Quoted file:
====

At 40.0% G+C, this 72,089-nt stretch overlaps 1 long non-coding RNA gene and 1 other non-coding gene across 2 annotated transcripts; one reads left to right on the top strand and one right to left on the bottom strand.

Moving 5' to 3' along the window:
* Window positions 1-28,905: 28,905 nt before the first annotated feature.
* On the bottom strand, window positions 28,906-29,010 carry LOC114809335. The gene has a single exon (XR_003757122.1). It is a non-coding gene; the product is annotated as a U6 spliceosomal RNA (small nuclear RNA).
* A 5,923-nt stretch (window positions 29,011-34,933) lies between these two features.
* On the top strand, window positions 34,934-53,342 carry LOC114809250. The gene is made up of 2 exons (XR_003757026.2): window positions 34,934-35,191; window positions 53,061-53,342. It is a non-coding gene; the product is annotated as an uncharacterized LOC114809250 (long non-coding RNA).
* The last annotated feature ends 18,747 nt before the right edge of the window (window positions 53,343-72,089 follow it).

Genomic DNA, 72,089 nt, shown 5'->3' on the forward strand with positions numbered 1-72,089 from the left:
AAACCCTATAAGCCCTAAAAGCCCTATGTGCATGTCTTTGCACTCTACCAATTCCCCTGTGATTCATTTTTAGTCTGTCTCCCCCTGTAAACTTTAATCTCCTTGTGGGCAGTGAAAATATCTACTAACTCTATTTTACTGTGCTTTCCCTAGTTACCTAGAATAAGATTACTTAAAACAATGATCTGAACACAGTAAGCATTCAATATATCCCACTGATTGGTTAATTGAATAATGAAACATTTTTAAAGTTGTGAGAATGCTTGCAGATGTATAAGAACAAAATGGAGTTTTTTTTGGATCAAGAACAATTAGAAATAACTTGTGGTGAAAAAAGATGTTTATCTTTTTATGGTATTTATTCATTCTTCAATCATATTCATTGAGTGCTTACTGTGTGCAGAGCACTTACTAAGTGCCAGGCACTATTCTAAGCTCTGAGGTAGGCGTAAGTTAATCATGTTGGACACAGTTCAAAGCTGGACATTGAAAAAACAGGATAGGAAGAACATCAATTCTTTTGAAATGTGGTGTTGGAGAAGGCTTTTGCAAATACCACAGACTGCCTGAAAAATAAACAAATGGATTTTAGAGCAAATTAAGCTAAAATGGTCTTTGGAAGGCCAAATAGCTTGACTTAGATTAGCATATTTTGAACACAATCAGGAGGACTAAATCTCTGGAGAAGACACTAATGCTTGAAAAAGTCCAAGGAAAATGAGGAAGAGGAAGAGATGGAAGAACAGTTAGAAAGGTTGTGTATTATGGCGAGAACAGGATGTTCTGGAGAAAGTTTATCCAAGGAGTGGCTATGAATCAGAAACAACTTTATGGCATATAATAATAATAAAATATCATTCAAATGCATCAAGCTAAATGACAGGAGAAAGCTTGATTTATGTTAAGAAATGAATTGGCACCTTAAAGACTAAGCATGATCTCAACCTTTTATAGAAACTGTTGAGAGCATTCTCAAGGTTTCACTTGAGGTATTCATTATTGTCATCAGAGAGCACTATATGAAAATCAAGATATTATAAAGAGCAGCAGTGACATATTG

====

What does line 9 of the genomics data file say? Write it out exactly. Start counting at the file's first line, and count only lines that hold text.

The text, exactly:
AAACCCTATAAGCCCTAAAAGCCCTATGTGCATGTCTTTGCACTCTACCAATTCCCCTGTGATTCATTTTTAGTCTGTCTCCCCCTGTAAACTTTAATCTCCTTGTGGGCAGTGAAAATATCTACTAACTCTATTTTACTGTGCTTTCCCTAGTTACCTAGAATAAGATTACTTAAAACAATGATCTGAACACAGTAAGCATTCAATATATCCCACTGATTGGTTAATTGAATAATGAAACATTTTTAAAGTTGTGAGAATGCTTGCAGATGTATAAGAACAAAATGGAGTTTTTTTTGGATCAAGAACAATTAGAAATAACTTGTGGTGAAAAAAGATGTTTATCTTTTTATGGTATTTATTCATTCTTCAATCATATTCATTGAGTGCTTACTGTGTGCAGAGCACTTACTAAGTGCCAGGCACTATTCTAAGCTCTGAGGTAGGCGTAAGTTAATCATGTTGGACACAGTTCAAAGCTGGACATTGAAAAAACAGGATAGGAAGAACATCAATTCTTTTGAAATGTGGTGTTGGAGAAGGCTTTTGCAAATACCACAGACTGCCTGAAAAATAAACAAATGGATTTTAGAGCAAATTAAGCTAAAATGGTCTTTGGAAGGCCAAATAGCTTGACTTAGATTAGCATATTTTGAACACAATCAGGAGGACTAAATCTCTGGAGAAGACACTAATGCTTGAAAAAGTCCAAGGAAAATGAGGAAGAGGAAGAGATGGAAGAACAGTTAGAAAGGTTGTGTATTATGGCGAGAACAGGATGTTCTGGAGAAAGTTTATCCAAGGAGTGGCTATGAATCAGAAACAACTTTATGGCATATAATAATAATAAAATATCATTCAAATGCATCAAGCTAAATGACAGGAGAAAGCTTGATTTATGTTAAGAAATGAATTGGCACCTTAAAGACTAAGCATGATCTCAACCTTTTATAGAAACTGTTGAGAGCATTCTCAAGGTTTCACTTGAGGTATTCATTATTGTCATCAGAGAGCACTATATGAAAATCAAGATATTATAAAGAGCAGCAGTGACATATTG